In 2021, 235 million people will need humanitarian assistance and protection. This year, 68 million more people need access to life saving aid than in 2020, when need was already the highest it has been in decades.
The world’s most vulnerable need an effective and coordinated humanitarian response.
The COVID-19 pandemic continues to affect communities globally. Extreme poverty has risen for the first time in 22 years, and the full impact of the economic fallout has yet to be seen. With a global recession, increasing economic pressures on all countries, and anticipated cuts to aid and humanitarian budgets, it is more critical than ever that humanitarian investments are as impactful as possible in supporting humanitarian action.
The 2016/17 Global Mapping Report reveals we’re missing knowledge of how much is spent on which areas of research and innovation.
There is a marked disparity between where those who receive and make decisions about funding are located and where research and innovation activities take place. Most research and innovation resources are provided and received by actors in the ‘Global North’.
The experience and insight of those in communities affected by crisis is vital to identify where research and innovation for humanitarian aid is most needed and resources best allocated. However, they tend to be in Low and Middle Income Countries and their input is routinely marginalised.
Our aim is to increase the impact of humanitarian research and innovation investments for communities affected by crises, by targeting resources at the most pressing problems.
Crisis-affected communities have a right to effective aid that is lifesaving, relieves suffering and promotes dignity. By targeting resources at the most pressing problems, the humanitarian community can have a bigger impact on lives.
The Global Prioritisation Exercise (GPE), which is an Elrha initiative, will improve outcomes for people affected by crisis by amplifying the impact of investments in humanitarian research and innovation.
We will do this by:
We know that countries that consistently invest in innovation, research and development (of a new product, process or service) are more productive and adaptive. Unfortunately, the spend on research and development across the humanitarian sector remains low.
The GPE will bring together major funders of research and innovation, the humanitarian community, and countries and communities affected by crisis. Together, they will identify and prioritise challenges within the system and create opportunities for positive change.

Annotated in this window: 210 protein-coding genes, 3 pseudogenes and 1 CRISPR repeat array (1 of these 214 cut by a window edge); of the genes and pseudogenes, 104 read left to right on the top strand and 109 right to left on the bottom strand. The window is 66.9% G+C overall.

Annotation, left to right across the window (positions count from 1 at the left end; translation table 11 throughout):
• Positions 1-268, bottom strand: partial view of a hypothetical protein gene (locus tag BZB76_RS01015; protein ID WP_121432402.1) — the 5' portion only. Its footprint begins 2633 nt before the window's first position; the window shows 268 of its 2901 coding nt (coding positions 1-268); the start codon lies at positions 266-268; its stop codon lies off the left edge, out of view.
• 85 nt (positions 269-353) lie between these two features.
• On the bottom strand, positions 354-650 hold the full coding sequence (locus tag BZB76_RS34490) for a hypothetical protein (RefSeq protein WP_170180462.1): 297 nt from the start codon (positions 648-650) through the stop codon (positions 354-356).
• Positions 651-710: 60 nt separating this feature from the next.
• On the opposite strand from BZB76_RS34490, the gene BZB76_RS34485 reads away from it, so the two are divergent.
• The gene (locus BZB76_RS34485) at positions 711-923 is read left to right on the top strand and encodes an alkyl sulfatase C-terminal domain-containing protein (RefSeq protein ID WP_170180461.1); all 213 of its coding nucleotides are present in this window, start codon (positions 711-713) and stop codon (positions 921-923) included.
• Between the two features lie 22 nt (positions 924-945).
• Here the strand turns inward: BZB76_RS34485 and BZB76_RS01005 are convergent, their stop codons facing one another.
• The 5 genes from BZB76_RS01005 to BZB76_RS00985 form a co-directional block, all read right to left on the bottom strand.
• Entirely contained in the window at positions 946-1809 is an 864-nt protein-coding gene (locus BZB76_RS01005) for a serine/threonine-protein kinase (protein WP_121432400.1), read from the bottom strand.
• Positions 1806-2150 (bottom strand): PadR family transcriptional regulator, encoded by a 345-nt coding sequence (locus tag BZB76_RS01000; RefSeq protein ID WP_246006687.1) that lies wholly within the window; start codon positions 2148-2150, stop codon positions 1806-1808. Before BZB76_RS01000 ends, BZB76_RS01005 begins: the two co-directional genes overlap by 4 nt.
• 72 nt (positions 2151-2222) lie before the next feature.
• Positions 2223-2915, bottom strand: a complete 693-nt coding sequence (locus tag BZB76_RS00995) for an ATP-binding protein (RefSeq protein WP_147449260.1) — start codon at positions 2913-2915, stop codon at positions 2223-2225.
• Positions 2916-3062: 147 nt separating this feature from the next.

The Global Prioritisation Exercise needs expert advice and counsel to ensure its success, which is why we’ve established a Reference Group. Its members reflect a broad range of experiences and backgrounds, with a strong, proven commitment to research and innovation. They are critical to us achieving our vision of a world where people affected by crisis receive an effective and coordinated humanitarian response.
Mark is a Senior Research Associate with the Humanitarian Policy Group at ODI (Overseas Development Institute).
He was previously an Assistant Secretary General in the UN serving as the Deputy Special Representative of the Secretary-General for Afghanistan in UNAMA with responsibility on development coherence, governance, economic development, gender and rule of law. He was also concurrently appointed as the UN Resident Coordinator, Humanitarian Coordinator and UNDP Resident Representative in charge of coordination of the United Nations System activities, humanitarian disaster management and development coordination. He served In Afghanistan between November 2012 and March 2017.
From April 2008 to November 2012, Mark was the UN Resident and Humanitarian Coordinator, Designated Official and UNDP Resident Representative for Somalia, and was previously assigned as the Director of Civil Affairs in the UN Mission in Sudan. From 2001 to 2005, he was extensively involved in the design of humanitarian reforms as the Chief of the Policy Development and Studies Branch in the UN Office for the Coordination of Humanitarian Affairs. Prior to his work with the UN, Mark had extensive NGO experience and worked for Save the Children for twenty years as a country director, Regional Adviser and as Africa Director.
Mark was appointed CMG in the 2017 Birthday honours for his services to Humanitarian Assistance
Ayesha is a Senior Lecturer and Deputy Course Director in Global Health at St George’s University of London, and Honorary Lecturer at UCL Institute for Global Health where she co-leads a module on Conflict, Health, and Humanitarianism.
Her areas of specialisation are in culture, mental health, and trauma, focusing on humanitarian responses to gender-based violence in conflict working in Afghanistan, Pakistan, South Africa and Turkey.
She is currently a co-investigator on an MRC/AHRC funded project on ‘Investigating trauma therapeutic interventions using traditional story-telling in Afghanistan’. She also provides Expert Witness reports on refugee and asylum seeker immigration cases.
Profile coming soon
Adele is Partnerships and Programmes Manager, Humanitarian and Conflict Response Institute.